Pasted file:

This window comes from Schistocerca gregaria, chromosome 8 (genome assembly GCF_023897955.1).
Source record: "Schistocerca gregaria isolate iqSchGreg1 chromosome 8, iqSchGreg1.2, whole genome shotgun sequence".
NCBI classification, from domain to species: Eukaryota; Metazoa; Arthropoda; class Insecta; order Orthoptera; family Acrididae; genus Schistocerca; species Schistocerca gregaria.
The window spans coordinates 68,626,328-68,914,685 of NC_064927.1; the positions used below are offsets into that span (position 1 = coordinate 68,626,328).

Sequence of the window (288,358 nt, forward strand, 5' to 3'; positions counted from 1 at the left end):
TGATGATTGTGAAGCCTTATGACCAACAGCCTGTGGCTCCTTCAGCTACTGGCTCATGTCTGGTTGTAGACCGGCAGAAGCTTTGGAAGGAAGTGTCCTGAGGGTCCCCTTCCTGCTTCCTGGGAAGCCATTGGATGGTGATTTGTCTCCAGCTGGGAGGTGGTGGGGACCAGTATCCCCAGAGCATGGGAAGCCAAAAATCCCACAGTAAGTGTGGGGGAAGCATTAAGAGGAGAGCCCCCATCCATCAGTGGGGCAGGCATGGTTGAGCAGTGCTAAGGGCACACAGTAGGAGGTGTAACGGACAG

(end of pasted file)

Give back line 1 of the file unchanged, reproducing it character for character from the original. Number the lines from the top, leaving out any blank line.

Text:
This window comes from Schistocerca gregaria, chromosome 8 (genome assembly GCF_023897955.1).